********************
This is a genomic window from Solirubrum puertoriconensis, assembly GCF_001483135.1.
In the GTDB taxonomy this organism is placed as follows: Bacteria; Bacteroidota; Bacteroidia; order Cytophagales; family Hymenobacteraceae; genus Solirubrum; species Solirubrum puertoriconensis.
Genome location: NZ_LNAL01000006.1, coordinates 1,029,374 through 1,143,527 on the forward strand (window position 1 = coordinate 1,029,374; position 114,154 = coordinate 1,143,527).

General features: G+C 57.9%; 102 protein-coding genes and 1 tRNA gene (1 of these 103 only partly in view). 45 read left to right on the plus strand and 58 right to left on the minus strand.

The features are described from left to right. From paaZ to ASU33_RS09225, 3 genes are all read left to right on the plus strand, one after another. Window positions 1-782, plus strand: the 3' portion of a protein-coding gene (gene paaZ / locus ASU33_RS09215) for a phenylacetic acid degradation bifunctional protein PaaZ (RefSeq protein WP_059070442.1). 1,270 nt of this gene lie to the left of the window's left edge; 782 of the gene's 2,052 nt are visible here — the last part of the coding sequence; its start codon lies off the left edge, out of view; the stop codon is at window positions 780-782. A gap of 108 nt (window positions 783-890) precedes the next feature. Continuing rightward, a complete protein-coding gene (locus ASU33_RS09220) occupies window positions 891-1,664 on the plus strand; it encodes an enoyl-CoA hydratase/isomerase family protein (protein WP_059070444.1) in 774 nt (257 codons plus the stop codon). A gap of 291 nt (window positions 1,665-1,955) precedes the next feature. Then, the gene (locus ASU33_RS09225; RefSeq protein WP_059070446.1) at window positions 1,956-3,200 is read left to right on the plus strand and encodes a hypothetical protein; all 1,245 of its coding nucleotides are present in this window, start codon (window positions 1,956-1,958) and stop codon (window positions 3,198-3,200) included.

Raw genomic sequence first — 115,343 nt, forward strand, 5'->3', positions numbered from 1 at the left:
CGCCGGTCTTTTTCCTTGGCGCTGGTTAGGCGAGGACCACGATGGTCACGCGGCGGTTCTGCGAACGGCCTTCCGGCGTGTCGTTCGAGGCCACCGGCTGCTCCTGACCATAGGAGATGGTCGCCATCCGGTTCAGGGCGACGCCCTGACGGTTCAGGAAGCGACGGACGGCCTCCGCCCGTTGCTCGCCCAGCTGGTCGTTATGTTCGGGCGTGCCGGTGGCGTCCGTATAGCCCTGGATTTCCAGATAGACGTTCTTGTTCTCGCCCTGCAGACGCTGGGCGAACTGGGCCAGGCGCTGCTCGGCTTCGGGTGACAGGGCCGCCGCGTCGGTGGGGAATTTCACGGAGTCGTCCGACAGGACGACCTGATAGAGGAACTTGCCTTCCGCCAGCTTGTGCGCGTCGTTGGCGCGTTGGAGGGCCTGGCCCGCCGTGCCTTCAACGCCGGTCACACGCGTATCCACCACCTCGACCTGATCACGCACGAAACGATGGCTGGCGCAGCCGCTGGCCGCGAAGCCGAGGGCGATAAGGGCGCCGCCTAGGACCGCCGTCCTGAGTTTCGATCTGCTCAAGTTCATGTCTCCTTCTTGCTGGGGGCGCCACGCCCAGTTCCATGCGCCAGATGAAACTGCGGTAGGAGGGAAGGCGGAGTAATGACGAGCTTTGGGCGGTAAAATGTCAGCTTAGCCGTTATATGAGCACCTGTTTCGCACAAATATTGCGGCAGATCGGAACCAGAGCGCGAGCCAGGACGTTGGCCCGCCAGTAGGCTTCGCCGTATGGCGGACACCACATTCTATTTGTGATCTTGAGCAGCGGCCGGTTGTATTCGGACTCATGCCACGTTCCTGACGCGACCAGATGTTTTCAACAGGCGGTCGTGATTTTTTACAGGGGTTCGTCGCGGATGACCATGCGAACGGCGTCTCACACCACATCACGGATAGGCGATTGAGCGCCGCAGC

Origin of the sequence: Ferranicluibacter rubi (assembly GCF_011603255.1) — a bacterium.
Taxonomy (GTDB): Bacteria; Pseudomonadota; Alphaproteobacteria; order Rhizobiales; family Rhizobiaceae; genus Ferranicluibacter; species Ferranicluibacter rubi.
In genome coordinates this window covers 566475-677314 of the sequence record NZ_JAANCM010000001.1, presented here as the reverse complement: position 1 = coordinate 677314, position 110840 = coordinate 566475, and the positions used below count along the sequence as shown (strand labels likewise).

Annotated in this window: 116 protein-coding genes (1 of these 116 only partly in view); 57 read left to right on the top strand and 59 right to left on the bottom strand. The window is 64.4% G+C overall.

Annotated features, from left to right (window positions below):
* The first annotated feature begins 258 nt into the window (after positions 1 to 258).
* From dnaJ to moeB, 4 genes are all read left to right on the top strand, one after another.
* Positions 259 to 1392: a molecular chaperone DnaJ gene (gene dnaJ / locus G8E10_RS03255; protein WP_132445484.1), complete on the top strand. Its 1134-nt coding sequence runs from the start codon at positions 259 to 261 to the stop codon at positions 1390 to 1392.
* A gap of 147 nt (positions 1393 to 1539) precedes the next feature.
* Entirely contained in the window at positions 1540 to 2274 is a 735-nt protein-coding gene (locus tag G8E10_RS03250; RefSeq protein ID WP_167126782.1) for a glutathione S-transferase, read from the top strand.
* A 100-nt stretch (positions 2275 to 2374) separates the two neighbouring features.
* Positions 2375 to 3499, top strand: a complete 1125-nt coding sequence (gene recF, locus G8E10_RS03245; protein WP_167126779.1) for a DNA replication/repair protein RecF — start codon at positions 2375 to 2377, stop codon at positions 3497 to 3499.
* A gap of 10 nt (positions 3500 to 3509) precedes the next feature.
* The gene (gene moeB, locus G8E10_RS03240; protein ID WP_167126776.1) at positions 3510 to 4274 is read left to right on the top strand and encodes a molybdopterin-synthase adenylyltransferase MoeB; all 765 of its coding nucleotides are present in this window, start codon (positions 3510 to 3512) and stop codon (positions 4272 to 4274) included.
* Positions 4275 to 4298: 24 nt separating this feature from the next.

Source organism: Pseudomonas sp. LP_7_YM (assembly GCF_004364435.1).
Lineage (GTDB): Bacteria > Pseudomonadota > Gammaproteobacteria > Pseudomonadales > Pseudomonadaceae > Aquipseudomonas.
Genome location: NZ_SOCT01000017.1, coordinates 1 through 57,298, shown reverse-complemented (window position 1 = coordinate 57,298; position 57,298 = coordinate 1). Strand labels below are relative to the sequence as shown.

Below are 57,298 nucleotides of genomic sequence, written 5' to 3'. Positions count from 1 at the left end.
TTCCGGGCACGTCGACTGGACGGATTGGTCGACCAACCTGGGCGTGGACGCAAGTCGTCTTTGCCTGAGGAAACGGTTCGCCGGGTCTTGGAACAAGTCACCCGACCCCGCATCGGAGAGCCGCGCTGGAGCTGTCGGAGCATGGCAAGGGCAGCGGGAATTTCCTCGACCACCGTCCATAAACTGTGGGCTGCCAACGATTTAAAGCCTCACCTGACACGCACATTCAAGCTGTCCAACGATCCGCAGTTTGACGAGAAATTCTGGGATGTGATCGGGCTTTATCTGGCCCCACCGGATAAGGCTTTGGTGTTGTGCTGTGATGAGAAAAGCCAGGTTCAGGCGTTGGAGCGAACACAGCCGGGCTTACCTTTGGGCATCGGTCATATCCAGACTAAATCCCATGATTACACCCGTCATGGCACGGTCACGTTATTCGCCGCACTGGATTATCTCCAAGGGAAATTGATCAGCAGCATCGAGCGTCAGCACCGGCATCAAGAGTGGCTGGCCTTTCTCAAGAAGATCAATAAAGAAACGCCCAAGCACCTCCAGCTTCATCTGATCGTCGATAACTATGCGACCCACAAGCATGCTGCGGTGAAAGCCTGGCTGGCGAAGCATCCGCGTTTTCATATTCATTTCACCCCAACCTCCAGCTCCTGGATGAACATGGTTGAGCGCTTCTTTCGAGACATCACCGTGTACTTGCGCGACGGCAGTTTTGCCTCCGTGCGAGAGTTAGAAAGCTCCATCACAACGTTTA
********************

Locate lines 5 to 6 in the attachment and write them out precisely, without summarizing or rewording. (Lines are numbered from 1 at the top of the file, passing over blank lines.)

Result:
The features are described from left to right. From paaZ to ASU33_RS09225, 3 genes are all read left to right on the plus strand, one after another. Window positions 1-782, plus strand: the 3' portion of a protein-coding gene (gene paaZ / locus ASU33_RS09215) for a phenylacetic acid degradation bifunctional protein PaaZ (RefSeq protein WP_059070442.1). 1,270 nt of this gene lie to the left of the window's left edge; 782 of the gene's 2,052 nt are visible here — the last part of the coding sequence; its start codon lies off the left edge, out of view; the stop codon is at window positions 780-782. A gap of 108 nt (window positions 783-890) precedes the next feature. Continuing rightward, a complete protein-coding gene (locus ASU33_RS09220) occupies window positions 891-1,664 on the plus strand; it encodes an enoyl-CoA hydratase/isomerase family protein (protein WP_059070444.1) in 774 nt (257 codons plus the stop codon). A gap of 291 nt (window positions 1,665-1,955) precedes the next feature. Then, the gene (locus ASU33_RS09225; RefSeq protein WP_059070446.1) at window positions 1,956-3,200 is read left to right on the plus strand and encodes a hypothetical protein; all 1,245 of its coding nucleotides are present in this window, start codon (window positions 1,956-1,958) and stop codon (window positions 3,198-3,200) included.

Raw genomic sequence first — 115,343 nt, forward strand, 5'->3', positions numbered from 1 at the left: